Young physicians are increasingly eager to gain international experience and to develop an expanded worldview during their training. Over 30% of graduating medical students have had an international experience, and international electives have been shown to meet all of the ACGME core competencies. Though electronic communications, peer-reviewed journals, and international meetings have served to increasingly familiarize surgical residents with practices and surgical outcomes in other nations, a wide discrepancy still exists between published, relatively state-of-the-art outcomes and practices and the actual administration of surgical care in many countries. Similarly, significant differences in training experiences that exist in other countries are usually not known by many of today’s surgical residents. These issues suggest a role for an educational program that would place an emphasis on obtaining some degree of exposure and expertise in an area of international surgical practice or training.
Several of our UVA residents have been involved in global surgery efforts, and a few of our international colleagues have been to visit us here at UVA. Here’s a little about them. Click on their names to link to their blogs! And don’t forget to check out details about our new Global Health Leadership Track in Surgery
Meet our new GHLT Residents, Allie and Adriana!
Dr. Allison Martin
Dr. Allison Martin is currently a PGY-3 general surgery resident at the University of Virginia. She began her training as a Biochemistry and Psychology major at the University of Louisville and went on to purse an MD from Vanderbilt University, where she also earned the Certificate in Global Health due in part to work on an HIV educational program in Monrovia, Liberia. As a third year medical student, she was awarded a Zuckerman Fellowship at the Harvard Kennedy School and completed an MPH at the Harvard School of Public Health. Following this experience, she spent six weeks examining critical care capacity at a hospital in Arusha, Tanzania. As a current general surgery resident at the University of Virginia, she continues to pursue various research interests and is an inaugural member of the Global Health Leadership Track in Surgery.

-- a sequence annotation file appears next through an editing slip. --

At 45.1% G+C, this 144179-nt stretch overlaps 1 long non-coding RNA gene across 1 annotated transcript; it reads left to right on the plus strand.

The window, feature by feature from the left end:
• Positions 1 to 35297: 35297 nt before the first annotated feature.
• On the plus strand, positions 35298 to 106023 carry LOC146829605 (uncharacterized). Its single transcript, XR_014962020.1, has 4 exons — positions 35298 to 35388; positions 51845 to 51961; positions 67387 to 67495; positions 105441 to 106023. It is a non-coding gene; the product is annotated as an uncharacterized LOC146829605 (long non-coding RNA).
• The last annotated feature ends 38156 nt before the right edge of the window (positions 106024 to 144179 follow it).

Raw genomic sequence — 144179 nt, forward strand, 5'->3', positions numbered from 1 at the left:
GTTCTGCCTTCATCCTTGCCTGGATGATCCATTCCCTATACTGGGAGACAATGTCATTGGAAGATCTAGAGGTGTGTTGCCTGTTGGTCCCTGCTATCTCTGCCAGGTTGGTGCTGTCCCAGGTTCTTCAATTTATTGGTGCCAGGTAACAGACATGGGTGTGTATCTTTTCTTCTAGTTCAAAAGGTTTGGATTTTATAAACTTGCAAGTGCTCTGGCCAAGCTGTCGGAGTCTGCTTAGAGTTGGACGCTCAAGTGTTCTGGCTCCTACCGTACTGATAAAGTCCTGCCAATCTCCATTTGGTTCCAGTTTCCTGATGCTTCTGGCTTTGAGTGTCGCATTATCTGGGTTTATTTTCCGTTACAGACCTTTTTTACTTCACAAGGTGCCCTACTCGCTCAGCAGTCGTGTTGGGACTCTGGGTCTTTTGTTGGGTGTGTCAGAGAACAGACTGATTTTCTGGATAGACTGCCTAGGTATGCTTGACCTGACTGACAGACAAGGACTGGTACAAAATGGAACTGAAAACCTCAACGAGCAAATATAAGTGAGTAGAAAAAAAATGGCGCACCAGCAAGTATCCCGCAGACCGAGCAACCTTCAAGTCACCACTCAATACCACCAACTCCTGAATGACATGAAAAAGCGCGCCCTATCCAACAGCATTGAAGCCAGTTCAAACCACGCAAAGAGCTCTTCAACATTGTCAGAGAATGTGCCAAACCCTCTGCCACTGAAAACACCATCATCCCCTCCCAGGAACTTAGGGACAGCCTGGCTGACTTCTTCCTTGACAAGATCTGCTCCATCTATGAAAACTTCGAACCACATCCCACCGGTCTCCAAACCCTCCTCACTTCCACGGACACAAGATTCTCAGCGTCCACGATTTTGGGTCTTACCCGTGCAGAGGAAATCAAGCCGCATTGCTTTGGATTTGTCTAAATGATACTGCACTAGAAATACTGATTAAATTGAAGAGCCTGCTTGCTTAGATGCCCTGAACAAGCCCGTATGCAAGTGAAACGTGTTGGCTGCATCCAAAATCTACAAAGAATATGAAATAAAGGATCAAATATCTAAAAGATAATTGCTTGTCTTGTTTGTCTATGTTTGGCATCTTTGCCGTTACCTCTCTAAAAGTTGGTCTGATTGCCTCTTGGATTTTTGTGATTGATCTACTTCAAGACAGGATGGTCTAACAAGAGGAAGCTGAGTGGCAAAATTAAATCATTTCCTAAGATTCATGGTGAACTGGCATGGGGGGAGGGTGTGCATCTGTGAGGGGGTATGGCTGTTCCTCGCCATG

Allie is currently a first year surgical oncology fellow at UVA. Her research focus is health services research in cancer, particularly gastric cancer care disparities among African Americans. She was recently awarded an NIH Fogarty Global Health Fellowship to study gastric cancer epidemiology and treatment in Rwanda. She will spend her fellowship year in Kigali under the mentorship of Dr. Robert Riviello and Dr. Ainhoa Costas. Her research will focus on gastric cancer in adults of African descent: a comparison of Rwandans and African-Americans.
Dr. Adriana Ramirez
Adriana is a general surgery resident at the University of Virginia. She is currently a post-doctoral research fellow under the mentorship of Dr. R Scott Jones and a member of the Global Health Leadership Track. She immigrated to the United States from Venezuela in 1994. Her personal experience witnessing a lack of access to medical care, disparities in medical education, and technological disparities drove her to pursue a career in healthcare. She graduated from Emory University with degrees in Anthropology and Biology and obtained her medical degree at the Medical University of South Carolina. Her research interests are in health services- understanding quality measurements, healthcare costs, and surgical value-, and surgical education.